Nielsen Russia experts discuss Russian FMCG market trends and developments
Delivery services and hyper-local food-related delivery services are trending in Russia. But is this growth sustainable, and are the trends going to last? A new Nielsen Russia podcast episode is devoted to a discussion of the Russian e-commerce FMCG segment and factors defining its development in 2020 (available in Russian here).
Online FMCG buyer categories in Russia
A common perception of online FMCG buyers in Russia is that they are solely millennials, focused on their careers and too busy to go to a grocery store. However, not everything is as it seems. There are some differences between Russian e-commerce buyers in general and people who buy FMCG products online.
Online FMCG buyers as compared to online shoppers in Russia
The first one is the gender breakdown: the number of men buying FMCG (including groceries and food delivered from restaurants and dark kitchens) is roughly equal to the number of women buying such products. Offline buyers are predominantly female.
The second is the lack of age difference: while up to 21% of online FMCG buyers are under 28, most of the FMCG internet buyers are around 39, same as for offline purchases in this market category.
It is also worth mentioning that 10-12% of consumers order from intermediaries instead of online retail shops.
At the same time, it’s too early to talk about Russian consumers fully switching to e-commerce. In Moscow only about 5% of e-commerce buyers make most of their purchases online.
Somewhat surprisingly, offline shopping frequency did not decrease for most e-commerce FMCG buyers: only 25% of respondents in a Nielsen Russia study claim that they shop at local grocery stores less often. So far, online purchases have been complementing trips to brick-and-mortar stores.
FMCG online shopping: not just for hipsters
Turns out, career aspirations are not the only reason to switch to buying FMCG online. Families, especially with small children and mothers on maternity leave, are also making that choice.
The main driver for parents with small children is convenience: being able to make large-volume purchases without having to deal with the logistics of shopping with an infant, especially if there’s no car available.
This not an uncommon situation in Russia: according to Statista, while 47% of respondents have their own car available, only 28% of respondents have access to a family member’s car. This means that a lot of stay-at-home moms or moms on maternity leave might have restricted access to a vehicle.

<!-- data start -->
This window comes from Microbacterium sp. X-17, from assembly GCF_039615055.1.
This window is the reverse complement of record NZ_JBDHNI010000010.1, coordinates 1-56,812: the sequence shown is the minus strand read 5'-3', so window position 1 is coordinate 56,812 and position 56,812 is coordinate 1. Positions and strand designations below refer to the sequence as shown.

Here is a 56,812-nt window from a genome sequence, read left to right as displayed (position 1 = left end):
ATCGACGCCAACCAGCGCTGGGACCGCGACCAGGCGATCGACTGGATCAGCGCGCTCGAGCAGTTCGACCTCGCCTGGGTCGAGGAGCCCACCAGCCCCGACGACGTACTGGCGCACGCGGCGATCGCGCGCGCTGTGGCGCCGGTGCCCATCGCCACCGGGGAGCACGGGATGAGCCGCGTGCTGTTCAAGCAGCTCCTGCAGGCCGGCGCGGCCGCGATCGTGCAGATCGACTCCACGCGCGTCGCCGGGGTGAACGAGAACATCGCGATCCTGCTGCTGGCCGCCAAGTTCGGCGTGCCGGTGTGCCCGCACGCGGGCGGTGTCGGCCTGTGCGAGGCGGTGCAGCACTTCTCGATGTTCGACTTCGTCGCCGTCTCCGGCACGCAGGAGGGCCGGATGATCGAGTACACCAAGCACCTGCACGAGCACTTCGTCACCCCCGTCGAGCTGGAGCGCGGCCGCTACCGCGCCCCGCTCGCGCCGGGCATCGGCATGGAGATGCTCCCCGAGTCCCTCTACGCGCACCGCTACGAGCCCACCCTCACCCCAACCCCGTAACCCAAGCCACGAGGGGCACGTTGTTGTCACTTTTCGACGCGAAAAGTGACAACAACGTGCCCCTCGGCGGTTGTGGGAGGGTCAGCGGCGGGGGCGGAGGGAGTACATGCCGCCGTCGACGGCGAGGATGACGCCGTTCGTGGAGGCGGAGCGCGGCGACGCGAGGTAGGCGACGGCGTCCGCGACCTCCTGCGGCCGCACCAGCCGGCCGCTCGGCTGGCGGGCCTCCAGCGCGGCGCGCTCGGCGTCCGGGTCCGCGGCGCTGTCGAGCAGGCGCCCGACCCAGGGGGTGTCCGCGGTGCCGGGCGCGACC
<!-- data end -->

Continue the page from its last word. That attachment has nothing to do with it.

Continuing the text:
FMCG performance online by product category
According to Nielsen Russia data, online FMCG purchases grew by over 50% last year, and FMCG online sales are now almost 1% of the total e-commerce market. However, not all FMCG categories are online-friendly: dairy and meat products, frozen products, and similar high-maintenance categories are lagging behind. For these categories, growth is around 30%.
For comparison, online sales of toothpaste grew by 80% and coffee sales grew by 90%. As a general rule, bulky items, such as large diaper boxes, or products with a predictable pattern of consumption, such as dog food, are among the most popular FMCG categories online.
FMCG segment in Russia: 2020 trends
Nielsen Russia experts predict that the FMCG e-commerce segment is going to continue expanding, both as online marketplaces and retail chain online stores and as new delivery services, including hyper-local delivery services. The latter are becoming more prominent and starting to expand outside of Moscow city limits.
One of the trends worth watching is offering faster delivery. For example, Ozon now promises delivery within 45 minutes, making purchasing frozen or raw food feasible. Such orders are most likely going to be fulfilled through dark stores.
Direct-to-consumer e-commerce stores of FMCG brands are less well-developed. Independent FMCG producers often don’t have enough insight into their customer segments and are still building out their B2C sales infrastructure, from customer journey insights to logistics.
Driving sales of FMCG products online: advice from experts
This is what FMCG market experts from Nielsen Russia recommend in order to profit from the online FMCG market growth:
- optimize for branded searches
- consider an omnichannel marketing approach to drive recognition
- build recognition online for all steps of the customer journey
- use offline stores for experimentation, especially when launching new products
- find ways to maximize upsells online, for example recommending additional goods during checkout
- pay particular attention to customer reviews: according to Nielsen Russia data 44% of online users trust online reviews, and 37% of online buyers report that their decision on whether to buy a product was influenced by online reviews.
Need help in reaching out to your Russian FMCG buyers? Contact our expert team to hone your online marketing strategy for Russia.